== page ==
Tuesday 2 May 2023

#YorStory: public history and the University Archive

Last term we hosted a Masters student from the University's MA in Modern History. As part of their Public History Placement module, students are asked to undertake a public history engagement project. In this blog our student, Izzy, reflects on her experience with us and the social media campaign she has created around the University's history and archive.  


Hi, I’m Izzy, a Modern History MA student at the University of York. For the last 10 weeks I have been undertaking a Public History placement with the Borthwick Institute for Archives. At the end of autumn term last year, we were asked to make a decision on our desired projects, choosing from a set of options provided by a range of heritage partners. The projects ranged from planning and delivering history lessons to children, to working with archives on their social media strategy. I chose to go more down the route of archives as they interest me a lot, and the project allowed me to research some valuable skills around social media engagement and communication of history to the public. The placement initially stood out to me as it matched with some of my interests and skills. I like archival research and, in another job role, I am responsible for communicating and marketing ideas to a team - something I thought I could bring to this. I also feel like this project was a lot about organisation and strategy (both of which I love), so I put it down as one of my top choices!

The project brief asked me to design a social media campaign that would engage the many audiences of the Borthwick Twitter account. There needed to be a coherent element and tweets needed to go out weekly. The tweets had to be interesting and allow for a two-way conversation between the archive and audience, and be based around the University Archive. They could showcase any University 'firsts' and link to wider events, such as LGBT History Month or Black History Month where possible. I realised quickly that the key to success would be focusing my efforts on one range of documents in particular - York's long-standing student newspaper, Nouse. The Twitter campaign had a dual-aspect as it would coincide with, and help celebrate , the University’s 60th anniversary. The anniversary provides an opportunity to look forward as well as back, and to reflect on the University’s past work in combating inequality and championing social justice, diversity and inclusion. I knew this was important to incorporate into the campaign and kept it in mind when I was reading the newspaper for information.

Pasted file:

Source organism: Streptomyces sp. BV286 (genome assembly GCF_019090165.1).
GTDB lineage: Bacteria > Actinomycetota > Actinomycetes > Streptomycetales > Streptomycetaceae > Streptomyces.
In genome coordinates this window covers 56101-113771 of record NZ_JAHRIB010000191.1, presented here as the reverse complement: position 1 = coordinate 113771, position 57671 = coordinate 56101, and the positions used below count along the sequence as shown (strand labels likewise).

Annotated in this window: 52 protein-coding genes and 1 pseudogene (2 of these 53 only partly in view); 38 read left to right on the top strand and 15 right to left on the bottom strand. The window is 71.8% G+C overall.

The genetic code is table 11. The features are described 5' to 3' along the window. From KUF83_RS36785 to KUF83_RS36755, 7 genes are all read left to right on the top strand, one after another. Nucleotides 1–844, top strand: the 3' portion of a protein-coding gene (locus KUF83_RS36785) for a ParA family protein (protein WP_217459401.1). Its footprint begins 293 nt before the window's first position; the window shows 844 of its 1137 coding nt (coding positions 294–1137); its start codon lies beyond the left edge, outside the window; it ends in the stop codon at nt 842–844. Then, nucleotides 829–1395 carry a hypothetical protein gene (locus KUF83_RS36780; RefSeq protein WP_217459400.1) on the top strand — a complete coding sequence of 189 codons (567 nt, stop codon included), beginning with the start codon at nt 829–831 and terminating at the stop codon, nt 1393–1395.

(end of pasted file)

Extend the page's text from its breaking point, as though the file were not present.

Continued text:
Masthead for the student newspaper, Nouse
Nouse masthead (1984)

Construction of the project

I decided early on to focus on the newspaper Nouse. I sat in the archive searchroom and surveyed Nouse from 1964-2004. I looked for key themes I thought I could use, any good cartoons, and trivia. As well as looking at the details, I also tried to focus on the project’s wider context. I created a spreadsheet which highlighted the tweet content and the date it would be released. I needed to fill in each week with a unique theme. Some weeks were obvious and related to wider national or University events, others were trickier. A particular issue was thinking of themes for over the summer as Nouse wasn’t published then. After having identified the majority of my themes, I went about searching for the material to populate the tweets.

Constructing the tweets got easier as time went on. I found a voice that I liked and rolled with it. The hardest part was trying to create something that people would want to engage with. I felt that the content of the tweets were interesting and people would like the campaign, but would it inspire them to respond or engage? Measuring the impact of the tweets was also hard and in the back of my mind I was thinking about the essay I had to write for my Masters which reflected on how I communicated the history through the tweets and the engagement as a result of that. I will go more in depth into how I tried to create engagement later in this blog.

Screenshot of the Tweet that launches the social media campaign.
Launch tweet for the YorStory campaign